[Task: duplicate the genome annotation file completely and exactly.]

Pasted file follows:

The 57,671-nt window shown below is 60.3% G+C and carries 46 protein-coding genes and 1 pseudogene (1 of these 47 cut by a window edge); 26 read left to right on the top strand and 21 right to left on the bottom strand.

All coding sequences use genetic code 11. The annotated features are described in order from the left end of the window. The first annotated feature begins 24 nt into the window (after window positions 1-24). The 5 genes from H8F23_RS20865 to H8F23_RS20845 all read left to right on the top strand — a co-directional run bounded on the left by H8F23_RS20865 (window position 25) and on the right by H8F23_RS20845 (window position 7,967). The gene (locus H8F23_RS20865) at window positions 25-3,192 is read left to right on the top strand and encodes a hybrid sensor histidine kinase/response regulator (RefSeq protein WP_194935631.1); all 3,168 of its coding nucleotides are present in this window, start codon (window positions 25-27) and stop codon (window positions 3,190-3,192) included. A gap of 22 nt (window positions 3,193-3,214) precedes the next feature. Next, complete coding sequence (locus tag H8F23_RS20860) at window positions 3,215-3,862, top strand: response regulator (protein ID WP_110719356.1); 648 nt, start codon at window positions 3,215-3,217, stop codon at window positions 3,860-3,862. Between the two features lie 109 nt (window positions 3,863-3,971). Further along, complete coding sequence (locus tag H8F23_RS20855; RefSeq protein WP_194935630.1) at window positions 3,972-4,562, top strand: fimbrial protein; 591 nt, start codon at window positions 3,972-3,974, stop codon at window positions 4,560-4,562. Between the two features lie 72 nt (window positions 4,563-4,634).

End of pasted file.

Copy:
The 57,671-nt window shown below is 60.3% G+C and carries 46 protein-coding genes and 1 pseudogene (1 of these 47 cut by a window edge); 26 read left to right on the top strand and 21 right to left on the bottom strand.

All coding sequences use genetic code 11. The annotated features are described in order from the left end of the window. The first annotated feature begins 24 nt into the window (after window positions 1-24). The 5 genes from H8F23_RS20865 to H8F23_RS20845 all read left to right on the top strand — a co-directional run bounded on the left by H8F23_RS20865 (window position 25) and on the right by H8F23_RS20845 (window position 7,967). The gene (locus H8F23_RS20865) at window positions 25-3,192 is read left to right on the top strand and encodes a hybrid sensor histidine kinase/response regulator (RefSeq protein WP_194935631.1); all 3,168 of its coding nucleotides are present in this window, start codon (window positions 25-27) and stop codon (window positions 3,190-3,192) included. A gap of 22 nt (window positions 3,193-3,214) precedes the next feature. Next, complete coding sequence (locus tag H8F23_RS20860) at window positions 3,215-3,862, top strand: response regulator (protein ID WP_110719356.1); 648 nt, start codon at window positions 3,215-3,217, stop codon at window positions 3,860-3,862. Between the two features lie 109 nt (window positions 3,863-3,971). Further along, complete coding sequence (locus tag H8F23_RS20855; RefSeq protein WP_194935630.1) at window positions 3,972-4,562, top strand: fimbrial protein; 591 nt, start codon at window positions 3,972-3,974, stop codon at window positions 4,560-4,562. Between the two features lie 72 nt (window positions 4,563-4,634).